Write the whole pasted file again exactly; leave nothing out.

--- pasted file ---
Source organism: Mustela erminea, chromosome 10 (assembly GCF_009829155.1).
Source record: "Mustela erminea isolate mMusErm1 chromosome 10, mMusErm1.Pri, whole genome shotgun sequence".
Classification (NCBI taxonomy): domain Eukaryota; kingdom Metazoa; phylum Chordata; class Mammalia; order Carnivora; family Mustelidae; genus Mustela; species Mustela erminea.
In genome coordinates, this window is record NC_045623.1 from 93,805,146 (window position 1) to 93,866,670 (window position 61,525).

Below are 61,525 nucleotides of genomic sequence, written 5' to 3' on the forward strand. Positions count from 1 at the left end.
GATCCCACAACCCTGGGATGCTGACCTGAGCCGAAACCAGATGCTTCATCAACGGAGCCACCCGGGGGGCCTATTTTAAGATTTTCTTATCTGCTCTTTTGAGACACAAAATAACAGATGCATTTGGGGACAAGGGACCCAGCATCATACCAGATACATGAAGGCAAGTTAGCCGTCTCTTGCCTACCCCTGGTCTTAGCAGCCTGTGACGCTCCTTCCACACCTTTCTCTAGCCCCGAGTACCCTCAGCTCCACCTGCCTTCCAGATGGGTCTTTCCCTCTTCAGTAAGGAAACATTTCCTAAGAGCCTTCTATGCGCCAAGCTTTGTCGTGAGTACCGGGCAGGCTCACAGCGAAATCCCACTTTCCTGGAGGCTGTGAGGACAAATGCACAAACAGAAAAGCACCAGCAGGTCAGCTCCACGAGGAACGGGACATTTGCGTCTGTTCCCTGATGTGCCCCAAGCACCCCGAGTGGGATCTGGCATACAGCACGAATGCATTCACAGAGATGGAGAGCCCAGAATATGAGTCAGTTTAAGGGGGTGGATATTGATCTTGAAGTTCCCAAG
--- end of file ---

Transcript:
Source organism: Mustela erminea, chromosome 10 (assembly GCF_009829155.1).
Source record: "Mustela erminea isolate mMusErm1 chromosome 10, mMusErm1.Pri, whole genome shotgun sequence".
Classification (NCBI taxonomy): domain Eukaryota; kingdom Metazoa; phylum Chordata; class Mammalia; order Carnivora; family Mustelidae; genus Mustela; species Mustela erminea.
In genome coordinates, this window is record NC_045623.1 from 93,805,146 (window position 1) to 93,866,670 (window position 61,525).

Below are 61,525 nucleotides of genomic sequence, written 5' to 3' on the forward strand. Positions count from 1 at the left end.
GATCCCACAACCCTGGGATGCTGACCTGAGCCGAAACCAGATGCTTCATCAACGGAGCCACCCGGGGGGCCTATTTTAAGATTTTCTTATCTGCTCTTTTGAGACACAAAATAACAGATGCATTTGGGGACAAGGGACCCAGCATCATACCAGATACATGAAGGCAAGTTAGCCGTCTCTTGCCTACCCCTGGTCTTAGCAGCCTGTGACGCTCCTTCCACACCTTTCTCTAGCCCCGAGTACCCTCAGCTCCACCTGCCTTCCAGATGGGTCTTTCCCTCTTCAGTAAGGAAACATTTCCTAAGAGCCTTCTATGCGCCAAGCTTTGTCGTGAGTACCGGGCAGGCTCACAGCGAAATCCCACTTTCCTGGAGGCTGTGAGGACAAATGCACAAACAGAAAAGCACCAGCAGGTCAGCTCCACGAGGAACGGGACATTTGCGTCTGTTCCCTGATGTGCCCCAAGCACCCCGAGTGGGATCTGGCATACAGCACGAATGCATTCACAGAGATGGAGAGCCCAGAATATGAGTCAGTTTAAGGGGGTGGATATTGATCTTGAAGTTCCCAAG